Natural Disasters and Estimated Economic Impact
Drew Hoppes - LinkedIn
Tri Nguyen - LinkedIn
Chris Shaw - LinkedIn
Ashley White - LinkedIn
Every year there are a number of natural disasters that effect a local population in the United States. The ability to predict potential wage loss from certain natural disasters around the US would provide real time support for future natural disasters. Allowing government response and intervention to ensure that the local economy can recover with minimal impact to the displaced.
In order to take the initial step for a proof of concept. A method was created to collect employment information and sector-specific wage estimations (such as Glassdoor and Indeed) to predict the potential wage loss due to a natural disaster. Based on the dataset, the tool will provide an estimation about the projected economic loss in a given locality based on the reported or estimated wage loss in the locality.
|US Census QWI Data (QWI)||Collection of US Census Quarterly Work Force Indicator data in the US by state and county||Link|
|FEMA Disaster Data (FEMA)||All FEMA declared disaster since 1953 data set by state and county||Link|
|US Unemployment Claims (ETA)||US Labor and Statistics searchable database for all US Weekly unemployment claims by state and county||Link|
|US Disaster Unemployment Assistance (DUA)||US Labor and Statistics searchable database for all US Weekly assistance claims by state and county due to a natural disaster||Link|
FEMA and QWI Data
- Analyzed FEMA data and Quarterly Work Force data to examine trends in the data set to get an initial bearing of the data sets and identify key areas to investigate
- ARIMA and SARIMAX to plot to the trends over a time series with the QWI dataset based on monthly quarterly earnings
FEMA with QWI Data
- Combined FEMA and QWI datasets to evaluate the predictive abilities of quarterly earnings and natural disasters
- Logisitic Regression and Random Forrest Regressor to see if there was any correlation with the two datasets.
HUA - ETA - FEMA Data
- Analyzed HUA and ETA datasets in order to identify trends on a weekly and monthly view of specific county to examine trends in relation to natural disasters in the area
- Calculated economic loss using the SARIMAX model to predict expected trends in timeseries and difference in actual economic data at disaster event.
- Can we use public / private data sources to estimate the expected economic wage loss due to a disaster
Data Collection and Analysis
A number of resources were utilized in order to collect the necessary datasets for analysis. The US Labor and Statistics, US Census QWI Data, US Unemployment Claims datasets were gather using webscrapping and APIs in order to get the datasets that aligns with the core objective. FEMA Disaster Data was easily accessible as a CSV file.
Initial analysis of QWI there were positive trends with the major states with seasonal fluctuations over quarterly reports. The top 10 states were examined to see if the fluctuations coincided with natural disasters reported for the state. The high-level view showed that there quarterly occurrence of natural disasters but a clear correlation with the natural disasters weren’t apparently clear.
Combining the datasets QWI and FEMA data based on quarterly time, state, and county. Analysis of the quarterly data based on the natural disaster occurrence showed a low correlation between the expected average quarterly earnings for specified county. Quarterly perspective of data meant that there were too many factors to accurate correlate the two datasets and a more granular approach had to be taken. Examination of Houston, TX and unemployment claims provided clear visualization of a natural disasters impact on the employment and economic outlook over time.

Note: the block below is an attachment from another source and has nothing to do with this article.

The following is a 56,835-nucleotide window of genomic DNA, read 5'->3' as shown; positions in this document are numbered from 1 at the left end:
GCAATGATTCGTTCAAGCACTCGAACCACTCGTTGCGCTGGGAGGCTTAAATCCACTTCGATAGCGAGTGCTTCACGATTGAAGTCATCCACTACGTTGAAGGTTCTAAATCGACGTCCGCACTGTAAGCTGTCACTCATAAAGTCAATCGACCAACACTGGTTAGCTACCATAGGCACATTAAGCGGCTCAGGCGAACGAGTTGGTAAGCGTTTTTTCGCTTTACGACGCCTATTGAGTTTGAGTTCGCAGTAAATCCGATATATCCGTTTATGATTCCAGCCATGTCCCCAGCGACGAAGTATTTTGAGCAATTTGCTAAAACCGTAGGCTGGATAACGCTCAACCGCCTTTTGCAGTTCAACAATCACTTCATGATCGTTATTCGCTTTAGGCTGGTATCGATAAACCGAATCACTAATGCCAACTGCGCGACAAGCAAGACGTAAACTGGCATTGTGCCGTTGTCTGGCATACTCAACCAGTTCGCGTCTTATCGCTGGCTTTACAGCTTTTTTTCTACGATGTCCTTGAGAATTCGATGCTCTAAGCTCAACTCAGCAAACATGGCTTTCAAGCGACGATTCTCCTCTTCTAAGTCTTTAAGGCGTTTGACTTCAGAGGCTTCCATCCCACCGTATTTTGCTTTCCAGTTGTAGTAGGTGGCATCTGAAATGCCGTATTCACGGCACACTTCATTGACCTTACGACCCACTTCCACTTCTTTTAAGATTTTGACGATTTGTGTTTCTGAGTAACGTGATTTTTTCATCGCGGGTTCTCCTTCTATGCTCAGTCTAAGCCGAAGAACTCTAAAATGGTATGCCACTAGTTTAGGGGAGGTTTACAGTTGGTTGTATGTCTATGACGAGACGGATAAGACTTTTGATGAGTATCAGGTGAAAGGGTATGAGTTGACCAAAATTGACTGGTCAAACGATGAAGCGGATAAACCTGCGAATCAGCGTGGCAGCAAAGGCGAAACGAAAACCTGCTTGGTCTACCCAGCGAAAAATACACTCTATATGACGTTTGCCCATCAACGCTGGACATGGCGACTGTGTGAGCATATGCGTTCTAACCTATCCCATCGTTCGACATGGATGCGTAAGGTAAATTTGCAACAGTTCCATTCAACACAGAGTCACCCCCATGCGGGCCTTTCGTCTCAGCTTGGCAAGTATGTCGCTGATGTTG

There are multiple research and studies indicating that there is an economic impact on areas effected by a FEMA designated natural disaster. A quarterly view of economic data and earnings are too broad to model and predict a possible economic impact due to a natural disaster. Since it is a quarterly view of economic output for a specific county and state there are too many factors to contend with in addition to a natural disaster. The initial result of the FEMA and QWI data together showed a low correlation less than 10% and low predictive capabilities. A more granular approach to economic loss due to a natural disaster would be more advantageous to creating a tool to calculate wage loss and possibly predict economic impact of future natural disasters. On average a natural disaster displaces residences for less than 30 days, meaning that the local impact should only be examined on a time series where economic data is on a week or a monthly basis. When examining Houston, TX between 2016-2018 for unemployment claims on a weekly basis, there is a downward trends of unemployment claims. The 2017 Hurricane Harvey event saw a spike in unemployment claims. There is a delta from expected unemployment claims and actual unemployment claim in the month that Hurricane Harvey occurred. This provides a proof of concept that the economic wage can be calculated as well capabilities to model and predict. However, the important criteria will have to be the granular level of the timeseries data in terms of week or month.
- Standardize disaster metrics (fatalities or severity scales) in corporate more robust data for the FEMA natural disaster data
- Migration rates for affected areas to provide a comprehensive economic loss or gain due to employee migration
- Incorporate Current Population Survey to track evacuees and displaced workers to get granular level data
- Scale for counties nationally for a more predictive models that include other natural disasters around the US